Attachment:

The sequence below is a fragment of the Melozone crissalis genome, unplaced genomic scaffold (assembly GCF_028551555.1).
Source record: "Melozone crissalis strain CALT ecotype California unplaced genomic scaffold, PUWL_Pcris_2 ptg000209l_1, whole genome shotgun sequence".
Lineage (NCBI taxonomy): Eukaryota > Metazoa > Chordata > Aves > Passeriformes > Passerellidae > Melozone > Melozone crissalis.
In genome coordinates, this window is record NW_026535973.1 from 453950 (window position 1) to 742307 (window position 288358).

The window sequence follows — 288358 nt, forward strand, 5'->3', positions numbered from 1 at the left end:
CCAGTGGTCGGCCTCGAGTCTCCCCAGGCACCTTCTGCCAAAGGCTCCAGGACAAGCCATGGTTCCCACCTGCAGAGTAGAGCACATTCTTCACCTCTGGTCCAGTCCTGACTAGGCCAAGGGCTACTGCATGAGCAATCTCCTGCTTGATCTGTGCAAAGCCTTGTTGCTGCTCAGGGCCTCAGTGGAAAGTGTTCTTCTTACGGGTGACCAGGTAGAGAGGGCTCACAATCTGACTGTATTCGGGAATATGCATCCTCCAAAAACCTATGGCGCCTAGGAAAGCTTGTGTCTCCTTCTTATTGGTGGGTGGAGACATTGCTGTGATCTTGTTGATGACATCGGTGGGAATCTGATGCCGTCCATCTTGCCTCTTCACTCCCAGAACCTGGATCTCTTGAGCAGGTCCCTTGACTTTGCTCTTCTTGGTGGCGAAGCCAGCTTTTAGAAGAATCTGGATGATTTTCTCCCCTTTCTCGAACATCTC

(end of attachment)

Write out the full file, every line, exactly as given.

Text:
The sequence below is a fragment of the Melozone crissalis genome, unplaced genomic scaffold (assembly GCF_028551555.1).
Source record: "Melozone crissalis strain CALT ecotype California unplaced genomic scaffold, PUWL_Pcris_2 ptg000209l_1, whole genome shotgun sequence".
Lineage (NCBI taxonomy): Eukaryota > Metazoa > Chordata > Aves > Passeriformes > Passerellidae > Melozone > Melozone crissalis.
In genome coordinates, this window is record NW_026535973.1 from 453950 (window position 1) to 742307 (window position 288358).

The window sequence follows — 288358 nt, forward strand, 5'->3', positions numbered from 1 at the left end:
CCAGTGGTCGGCCTCGAGTCTCCCCAGGCACCTTCTGCCAAAGGCTCCAGGACAAGCCATGGTTCCCACCTGCAGAGTAGAGCACATTCTTCACCTCTGGTCCAGTCCTGACTAGGCCAAGGGCTACTGCATGAGCAATCTCCTGCTTGATCTGTGCAAAGCCTTGTTGCTGCTCAGGGCCTCAGTGGAAAGTGTTCTTCTTACGGGTGACCAGGTAGAGAGGGCTCACAATCTGACTGTATTCGGGAATATGCATCCTCCAAAAACCTATGGCGCCTAGGAAAGCTTGTGTCTCCTTCTTATTGGTGGGTGGAGACATTGCTGTGATCTTGTTGATGACATCGGTGGGAATCTGATGCCGTCCATCTTGCCTCTTCACTCCCAGAACCTGGATCTCTTGAGCAGGTCCCTTGACTTTGCTCTTCTTGGTGGCGAAGCCAGCTTTTAGAAGAATCTGGATGATTTTCTCCCCTTTCTCGAACATCTC